These contradictions between the Trump administration’s professed strategy and the President’s own views are irreconcilable. Even the hardest working officials within the administration will struggle to overcome them, because they are fundamentally incompatible. As a result, the administration’s Indo-Pacific approach is unlikely to succeed writ large.
Even the most critical observers must acknowledge that there have been a few bright spots in the Trump administration’ s engagement in the Indo-Pacific. Ties with Vietnam have improved, as evidenced by the docking of an American aircraft carrier at Danang port. Relations with the Philippines are another positive due to the U.S. willingness to return the Balangiga Bells and to include the South China Sea within the area covered by the U.S. treaty commitment. The Trump administration has increased the attention paid to the Pacific Islands, particularly through more frequent senior level visits. Further, the Trump administration has sought to bolster its support of Taiwan. In July, President Tsai conducted an extended transit visit to the United States, which included a well-publicized stop in New York City – her first as President. That visit was shortly followed by the administration’s approval of a major USD 8 Journey of Freedom, Democracy, Sustainability in New York, 2019. (Source: Youth Daily News) billion arms sale package to Taiwan involving 66 new F-16C/D fighter aircraft. Progress in these four areas is commendable.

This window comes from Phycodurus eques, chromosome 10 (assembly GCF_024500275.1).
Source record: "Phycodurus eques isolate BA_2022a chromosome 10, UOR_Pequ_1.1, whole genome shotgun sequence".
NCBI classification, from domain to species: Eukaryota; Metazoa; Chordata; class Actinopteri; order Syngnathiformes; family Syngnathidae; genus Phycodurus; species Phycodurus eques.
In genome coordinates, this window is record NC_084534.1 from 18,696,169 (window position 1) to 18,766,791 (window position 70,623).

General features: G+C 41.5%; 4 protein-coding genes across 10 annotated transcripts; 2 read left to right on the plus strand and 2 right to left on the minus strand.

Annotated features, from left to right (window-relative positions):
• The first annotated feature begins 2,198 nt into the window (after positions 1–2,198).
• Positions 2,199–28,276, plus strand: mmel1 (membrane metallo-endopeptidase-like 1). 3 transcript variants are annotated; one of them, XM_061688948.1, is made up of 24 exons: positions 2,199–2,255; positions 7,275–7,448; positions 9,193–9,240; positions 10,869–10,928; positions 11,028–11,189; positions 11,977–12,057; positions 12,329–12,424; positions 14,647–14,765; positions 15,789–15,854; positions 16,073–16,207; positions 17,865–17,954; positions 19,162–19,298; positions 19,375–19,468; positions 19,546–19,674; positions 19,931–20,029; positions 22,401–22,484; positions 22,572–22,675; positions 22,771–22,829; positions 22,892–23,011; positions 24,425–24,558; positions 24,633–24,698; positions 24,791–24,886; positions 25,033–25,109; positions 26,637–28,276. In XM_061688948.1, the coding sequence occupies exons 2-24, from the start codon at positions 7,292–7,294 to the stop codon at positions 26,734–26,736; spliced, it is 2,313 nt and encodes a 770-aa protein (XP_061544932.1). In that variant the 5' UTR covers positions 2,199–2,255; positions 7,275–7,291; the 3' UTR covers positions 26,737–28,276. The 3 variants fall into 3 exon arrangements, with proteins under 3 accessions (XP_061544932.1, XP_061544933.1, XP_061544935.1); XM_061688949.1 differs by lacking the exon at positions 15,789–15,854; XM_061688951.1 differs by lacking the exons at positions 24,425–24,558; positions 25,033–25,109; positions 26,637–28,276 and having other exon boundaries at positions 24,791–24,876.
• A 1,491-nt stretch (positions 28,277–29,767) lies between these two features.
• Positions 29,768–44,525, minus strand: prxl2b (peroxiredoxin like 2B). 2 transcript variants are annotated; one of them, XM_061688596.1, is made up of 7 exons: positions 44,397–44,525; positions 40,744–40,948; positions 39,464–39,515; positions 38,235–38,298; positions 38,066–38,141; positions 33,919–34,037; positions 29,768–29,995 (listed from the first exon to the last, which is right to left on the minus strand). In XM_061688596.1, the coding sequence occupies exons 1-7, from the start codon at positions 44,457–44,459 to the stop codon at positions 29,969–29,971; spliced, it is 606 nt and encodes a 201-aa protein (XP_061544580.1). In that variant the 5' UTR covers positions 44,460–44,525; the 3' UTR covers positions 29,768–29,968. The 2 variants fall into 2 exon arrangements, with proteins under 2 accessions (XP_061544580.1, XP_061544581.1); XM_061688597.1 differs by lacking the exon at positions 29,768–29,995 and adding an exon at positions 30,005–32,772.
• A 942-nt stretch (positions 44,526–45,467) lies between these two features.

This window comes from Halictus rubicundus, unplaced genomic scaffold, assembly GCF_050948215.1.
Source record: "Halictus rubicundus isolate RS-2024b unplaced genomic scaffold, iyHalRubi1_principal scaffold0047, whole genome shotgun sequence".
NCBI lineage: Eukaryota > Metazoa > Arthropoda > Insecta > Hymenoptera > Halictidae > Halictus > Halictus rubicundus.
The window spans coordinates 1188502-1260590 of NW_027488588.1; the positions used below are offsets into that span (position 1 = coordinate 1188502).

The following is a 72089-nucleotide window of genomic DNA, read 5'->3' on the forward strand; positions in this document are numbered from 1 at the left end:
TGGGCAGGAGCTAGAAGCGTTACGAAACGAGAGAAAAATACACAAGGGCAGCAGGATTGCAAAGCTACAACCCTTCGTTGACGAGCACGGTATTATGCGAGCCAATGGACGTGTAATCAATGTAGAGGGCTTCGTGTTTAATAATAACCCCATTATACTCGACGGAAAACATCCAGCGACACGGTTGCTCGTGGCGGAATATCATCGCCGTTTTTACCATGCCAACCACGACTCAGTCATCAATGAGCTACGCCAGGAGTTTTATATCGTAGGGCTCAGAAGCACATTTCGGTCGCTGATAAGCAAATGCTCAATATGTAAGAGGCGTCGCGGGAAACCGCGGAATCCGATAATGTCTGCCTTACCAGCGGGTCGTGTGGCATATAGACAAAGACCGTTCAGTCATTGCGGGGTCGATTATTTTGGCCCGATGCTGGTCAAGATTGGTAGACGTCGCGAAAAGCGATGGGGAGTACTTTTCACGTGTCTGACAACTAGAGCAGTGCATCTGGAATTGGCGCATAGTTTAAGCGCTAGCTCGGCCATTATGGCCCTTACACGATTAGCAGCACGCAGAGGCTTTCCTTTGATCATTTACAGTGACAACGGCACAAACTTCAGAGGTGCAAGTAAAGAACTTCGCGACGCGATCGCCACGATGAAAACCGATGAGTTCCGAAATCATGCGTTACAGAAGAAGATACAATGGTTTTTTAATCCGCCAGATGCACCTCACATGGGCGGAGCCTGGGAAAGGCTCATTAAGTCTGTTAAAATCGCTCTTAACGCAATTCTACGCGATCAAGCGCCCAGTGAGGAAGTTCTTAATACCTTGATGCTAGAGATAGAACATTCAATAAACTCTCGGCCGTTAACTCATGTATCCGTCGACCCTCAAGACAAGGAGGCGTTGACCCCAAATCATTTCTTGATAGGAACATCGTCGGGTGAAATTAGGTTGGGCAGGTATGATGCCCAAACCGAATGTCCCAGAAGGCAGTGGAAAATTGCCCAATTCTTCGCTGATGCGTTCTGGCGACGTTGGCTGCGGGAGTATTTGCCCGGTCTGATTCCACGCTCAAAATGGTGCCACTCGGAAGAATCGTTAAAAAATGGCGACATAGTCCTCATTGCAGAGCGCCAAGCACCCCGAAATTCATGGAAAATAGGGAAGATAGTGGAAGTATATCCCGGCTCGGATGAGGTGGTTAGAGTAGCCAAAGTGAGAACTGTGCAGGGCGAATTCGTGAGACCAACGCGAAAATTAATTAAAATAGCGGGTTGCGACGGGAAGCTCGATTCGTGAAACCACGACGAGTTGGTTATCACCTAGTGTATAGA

What do these issues generally have in common? President Trump is minimally interested or engaged in them, leaving his advisors more latitude to pursue their preferred policies.
As a result, his team has been able to implement elements of the stated Indo-Pacific strategy without significant interference from above. Elsewhere, however, President Trump is more engaged, and the results so far are negative.
Losing Ground in Asia
In Northeast Asia, Japan and South Korea are at loggerheads. As a result, trilateral cooperation is becoming more difficult and China, North Korea, and Russia are seeking to drive a larger wedge between the U.S. allies. Meanwhile, U.S. leaders are assigning Tokyo and Seoul burdens of USD 9 billion and USD 5 billion, respectively, for hosting U.S. military forces. These cost sharing demands are likely to create anger in Japan and South Korea, while also serving as a distraction from building allied capabilities to meet shared threats.
In Southeast Asia, there is little good news outside of Vietnam and the Philippines. Polls show limited support for the free and open Indo-Pacific strategy across the Association of Southeast Asian Nations (ASEAN). One reason is that countries within ASEAN increasingly feel stuck between the United States and China. Facing a more powerful China and an inconsistent U.S., most countries in Southeast Asia are joining with Beijing or seeking autonomy, rather than aligning with Washington. Even Singapore has started to chafe publicly at the Trump administration’s approach, with Prime Minister Lee Hsien Loong warning that Singaporeans are “anxious” about a “deeply divided and disgruntled” America.